Friday, September 26, 2008

For the Love of Montessori

Just recently I visited with an educated man who echoed my sentiments exactly. He said," all that we need to know, we learned it by the time we were five years old. After that we are just polishing it up."
I wanted to take a minute to talk a bit about discipline in a Montessori classroom.
Montessori when it is done well, is a perfect blend and a perfect balance of both freedom and structure. I as a Montessori teacher understand that maintaining the delicate balance is one of the most challenging and rewarding aspects of my job.
One of my most favorite quotes of Maria Montessori is this: "True discipline comes more from within than without and is the result of steadily developing inner growth."
When you enter a Montessori classroom most often you will believe that we have cast a magic spell on these children, the children appear to be calm and self directed. The secret to this success is the freedom within the limits of very clear set ground rules.
These are as follows:The Ground Rules in the Montessori Environment
The environment is designed for and belongs to the child.
The children restore the environment during and after an exercise. They are responsible for mopping up spills, rolling their own rugs, placing their chair under the table, and returning the work to the appropriate spot on the shelving.
The child is free to use any apparatus in the room with which the child is familiar through demonstration by staff.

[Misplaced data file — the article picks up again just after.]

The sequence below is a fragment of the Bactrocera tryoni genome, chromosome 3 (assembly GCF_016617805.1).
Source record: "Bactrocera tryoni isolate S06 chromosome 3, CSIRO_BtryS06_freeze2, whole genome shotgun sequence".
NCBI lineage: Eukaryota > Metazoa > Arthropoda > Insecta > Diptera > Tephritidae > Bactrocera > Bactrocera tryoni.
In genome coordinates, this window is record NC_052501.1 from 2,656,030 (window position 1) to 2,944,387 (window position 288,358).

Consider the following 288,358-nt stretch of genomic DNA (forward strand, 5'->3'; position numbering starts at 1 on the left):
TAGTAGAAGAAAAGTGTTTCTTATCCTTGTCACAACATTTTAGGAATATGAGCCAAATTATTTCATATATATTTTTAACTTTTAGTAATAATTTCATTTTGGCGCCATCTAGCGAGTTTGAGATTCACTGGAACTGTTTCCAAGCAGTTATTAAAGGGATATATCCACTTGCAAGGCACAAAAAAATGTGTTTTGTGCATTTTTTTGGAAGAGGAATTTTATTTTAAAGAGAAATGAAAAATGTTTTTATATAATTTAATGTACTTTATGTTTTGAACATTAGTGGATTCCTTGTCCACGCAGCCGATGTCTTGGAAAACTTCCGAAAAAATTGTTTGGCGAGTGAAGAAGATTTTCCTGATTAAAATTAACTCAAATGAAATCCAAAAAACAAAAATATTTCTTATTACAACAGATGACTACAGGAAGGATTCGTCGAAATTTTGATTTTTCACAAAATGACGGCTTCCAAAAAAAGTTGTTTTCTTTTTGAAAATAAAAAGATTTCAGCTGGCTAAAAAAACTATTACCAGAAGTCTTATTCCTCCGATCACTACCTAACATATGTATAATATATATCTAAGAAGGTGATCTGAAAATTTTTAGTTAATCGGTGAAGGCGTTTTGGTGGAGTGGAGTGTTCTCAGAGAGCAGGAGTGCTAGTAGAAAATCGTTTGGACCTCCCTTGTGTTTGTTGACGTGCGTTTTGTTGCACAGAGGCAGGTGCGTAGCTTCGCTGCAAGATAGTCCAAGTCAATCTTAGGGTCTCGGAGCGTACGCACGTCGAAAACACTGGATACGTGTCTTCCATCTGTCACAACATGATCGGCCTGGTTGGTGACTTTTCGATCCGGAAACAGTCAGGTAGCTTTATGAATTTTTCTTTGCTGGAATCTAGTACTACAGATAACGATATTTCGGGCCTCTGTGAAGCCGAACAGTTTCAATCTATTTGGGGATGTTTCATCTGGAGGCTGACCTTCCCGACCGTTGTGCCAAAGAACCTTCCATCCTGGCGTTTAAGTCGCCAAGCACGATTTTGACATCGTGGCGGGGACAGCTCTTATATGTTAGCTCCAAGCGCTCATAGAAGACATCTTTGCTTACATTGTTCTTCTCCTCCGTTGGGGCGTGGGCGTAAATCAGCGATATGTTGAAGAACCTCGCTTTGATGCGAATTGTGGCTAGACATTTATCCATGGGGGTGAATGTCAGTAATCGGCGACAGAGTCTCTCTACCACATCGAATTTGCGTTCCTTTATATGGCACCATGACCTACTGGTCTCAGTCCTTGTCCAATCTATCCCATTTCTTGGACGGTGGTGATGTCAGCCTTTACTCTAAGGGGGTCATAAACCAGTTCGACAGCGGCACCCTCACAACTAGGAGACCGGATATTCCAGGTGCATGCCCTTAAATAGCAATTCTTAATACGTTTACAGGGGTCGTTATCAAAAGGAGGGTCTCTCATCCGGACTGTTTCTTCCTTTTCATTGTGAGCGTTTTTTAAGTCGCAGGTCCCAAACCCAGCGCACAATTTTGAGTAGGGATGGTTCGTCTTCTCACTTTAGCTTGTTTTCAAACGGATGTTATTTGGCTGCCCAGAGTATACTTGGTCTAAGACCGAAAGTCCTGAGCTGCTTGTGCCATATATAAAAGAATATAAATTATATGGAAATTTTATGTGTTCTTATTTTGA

The child must use the equipment with respect -- without harming it, himself, or his classmates. Children may not use material in a way that would distract other workers.
The child may work on a table or a rug, whichever is suitable to the work chosen.
Children may not work on display shelves, as their presence there would obstruct the other children's access to the materials.
The child has the right to work undisturbed and undistracted by others. He may initiate, repeat and complete an exercise alone without a break in his concentration cycle.
Children may not touch the work of others unless invited by them to do so. No child is allowed to interfere with another's learning cycle. (This provides security for the involved child to work undistracted until completion.) If a child must leave his work temporarily, he can continue later, confident that he will find his work as he left it.
The child has the freedom to move about the room as his needs dictate in the above rights.
The children should move about calmly, quietly, so as not to disturb the activity or privacy of any other children or the group as a whole. Running, jumping, or shouting disturb others.
The child has the freedom as a social being to talk with others in the course of his activity.
The child should speak kindly, quietly, and privately, respecting another's right to work without being disturbed.
The child has a right to work alone.
Children are not forced to share work. Generosity develops from within as a child matures and gains security and ego strength. In a sense, children share all the materials in the Montessori environment because when the materials are returned to the shelf, they are then available for another child.